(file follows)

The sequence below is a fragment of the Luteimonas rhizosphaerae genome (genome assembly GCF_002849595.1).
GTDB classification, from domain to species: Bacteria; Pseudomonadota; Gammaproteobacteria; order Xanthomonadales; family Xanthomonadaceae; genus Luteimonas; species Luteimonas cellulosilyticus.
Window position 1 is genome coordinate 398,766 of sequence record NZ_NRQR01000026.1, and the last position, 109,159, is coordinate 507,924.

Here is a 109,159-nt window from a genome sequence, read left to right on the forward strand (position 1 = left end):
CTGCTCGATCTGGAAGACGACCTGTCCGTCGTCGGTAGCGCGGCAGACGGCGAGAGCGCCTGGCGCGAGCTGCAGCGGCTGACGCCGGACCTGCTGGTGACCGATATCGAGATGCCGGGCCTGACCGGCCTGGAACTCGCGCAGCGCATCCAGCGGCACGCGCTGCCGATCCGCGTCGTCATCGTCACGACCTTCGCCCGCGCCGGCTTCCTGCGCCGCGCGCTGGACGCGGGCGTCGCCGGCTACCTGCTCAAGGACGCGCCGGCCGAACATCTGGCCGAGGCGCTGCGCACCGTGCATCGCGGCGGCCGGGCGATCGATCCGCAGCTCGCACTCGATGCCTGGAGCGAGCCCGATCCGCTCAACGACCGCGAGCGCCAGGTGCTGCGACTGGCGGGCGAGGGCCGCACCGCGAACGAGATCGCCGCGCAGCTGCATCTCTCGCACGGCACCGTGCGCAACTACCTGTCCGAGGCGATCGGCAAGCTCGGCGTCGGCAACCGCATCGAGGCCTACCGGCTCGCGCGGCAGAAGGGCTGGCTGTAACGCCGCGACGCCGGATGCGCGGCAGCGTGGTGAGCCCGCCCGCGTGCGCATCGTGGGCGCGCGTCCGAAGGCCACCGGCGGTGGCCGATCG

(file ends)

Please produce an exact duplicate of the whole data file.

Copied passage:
The sequence below is a fragment of the Luteimonas rhizosphaerae genome (genome assembly GCF_002849595.1).
GTDB classification, from domain to species: Bacteria; Pseudomonadota; Gammaproteobacteria; order Xanthomonadales; family Xanthomonadaceae; genus Luteimonas; species Luteimonas cellulosilyticus.
Window position 1 is genome coordinate 398,766 of sequence record NZ_NRQR01000026.1, and the last position, 109,159, is coordinate 507,924.

Here is a 109,159-nt window from a genome sequence, read left to right on the forward strand (position 1 = left end):
CTGCTCGATCTGGAAGACGACCTGTCCGTCGTCGGTAGCGCGGCAGACGGCGAGAGCGCCTGGCGCGAGCTGCAGCGGCTGACGCCGGACCTGCTGGTGACCGATATCGAGATGCCGGGCCTGACCGGCCTGGAACTCGCGCAGCGCATCCAGCGGCACGCGCTGCCGATCCGCGTCGTCATCGTCACGACCTTCGCCCGCGCCGGCTTCCTGCGCCGCGCGCTGGACGCGGGCGTCGCCGGCTACCTGCTCAAGGACGCGCCGGCCGAACATCTGGCCGAGGCGCTGCGCACCGTGCATCGCGGCGGCCGGGCGATCGATCCGCAGCTCGCACTCGATGCCTGGAGCGAGCCCGATCCGCTCAACGACCGCGAGCGCCAGGTGCTGCGACTGGCGGGCGAGGGCCGCACCGCGAACGAGATCGCCGCGCAGCTGCATCTCTCGCACGGCACCGTGCGCAACTACCTGTCCGAGGCGATCGGCAAGCTCGGCGTCGGCAACCGCATCGAGGCCTACCGGCTCGCGCGGCAGAAGGGCTGGCTGTAACGCCGCGACGCCGGATGCGCGGCAGCGTGGTGAGCCCGCCCGCGTGCGCATCGTGGGCGCGCGTCCGAAGGCCACCGGCGGTGGCCGATCG